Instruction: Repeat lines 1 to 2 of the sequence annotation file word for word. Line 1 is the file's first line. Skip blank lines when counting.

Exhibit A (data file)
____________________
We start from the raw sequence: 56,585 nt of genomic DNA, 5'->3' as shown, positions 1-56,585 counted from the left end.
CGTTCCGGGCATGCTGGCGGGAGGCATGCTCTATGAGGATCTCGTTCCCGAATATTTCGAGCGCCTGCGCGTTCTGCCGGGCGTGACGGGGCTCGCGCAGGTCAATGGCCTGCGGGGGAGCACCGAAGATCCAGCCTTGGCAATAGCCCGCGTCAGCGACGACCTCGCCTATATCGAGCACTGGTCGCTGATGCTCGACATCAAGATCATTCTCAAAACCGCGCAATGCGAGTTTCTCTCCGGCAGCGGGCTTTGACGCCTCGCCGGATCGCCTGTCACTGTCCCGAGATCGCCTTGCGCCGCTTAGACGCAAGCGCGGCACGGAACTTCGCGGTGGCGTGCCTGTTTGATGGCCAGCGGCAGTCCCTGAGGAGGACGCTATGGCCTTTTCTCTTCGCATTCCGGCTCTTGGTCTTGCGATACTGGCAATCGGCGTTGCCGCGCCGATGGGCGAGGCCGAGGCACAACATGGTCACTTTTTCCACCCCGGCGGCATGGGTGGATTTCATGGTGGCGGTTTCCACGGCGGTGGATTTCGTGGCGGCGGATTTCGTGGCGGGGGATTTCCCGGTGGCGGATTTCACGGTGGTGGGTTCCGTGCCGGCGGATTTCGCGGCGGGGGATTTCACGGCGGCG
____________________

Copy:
We start from the raw sequence: 56,585 nt of genomic DNA, 5'->3' as shown, positions 1-56,585 counted from the left end.
CGTTCCGGGCATGCTGGCGGGAGGCATGCTCTATGAGGATCTCGTTCCCGAATATTTCGAGCGCCTGCGCGTTCTGCCGGGCGTGACGGGGCTCGCGCAGGTCAATGGCCTGCGGGGGAGCACCGAAGATCCAGCCTTGGCAATAGCCCGCGTCAGCGACGACCTCGCCTATATCGAGCACTGGTCGCTGATGCTCGACATCAAGATCATTCTCAAAACCGCGCAATGCGAGTTTCTCTCCGGCAGCGGGCTTTGACGCCTCGCCGGATCGCCTGTCACTGTCCCGAGATCGCCTTGCGCCGCTTAGACGCAAGCGCGGCACGGAACTTCGCGGTGGCGTGCCTGTTTGATGGCCAGCGGCAGTCCCTGAGGAGGACGCTATGGCCTTTTCTCTTCGCATTCCGGCTCTTGGTCTTGCGATACTGGCAATCGGCGTTGCCGCGCCGATGGGCGAGGCCGAGGCACAACATGGTCACTTTTTCCACCCCGGCGGCATGGGTGGATTTCATGGTGGCGGTTTCCACGGCGGTGGATTTCGTGGCGGCGGATTTCGTGGCGGGGGATTTCCCGGTGGCGGATTTCACGGTGGTGGGTTCCGTGCCGGCGGATTTCGCGGCGGGGGATTTCACGGCGGCG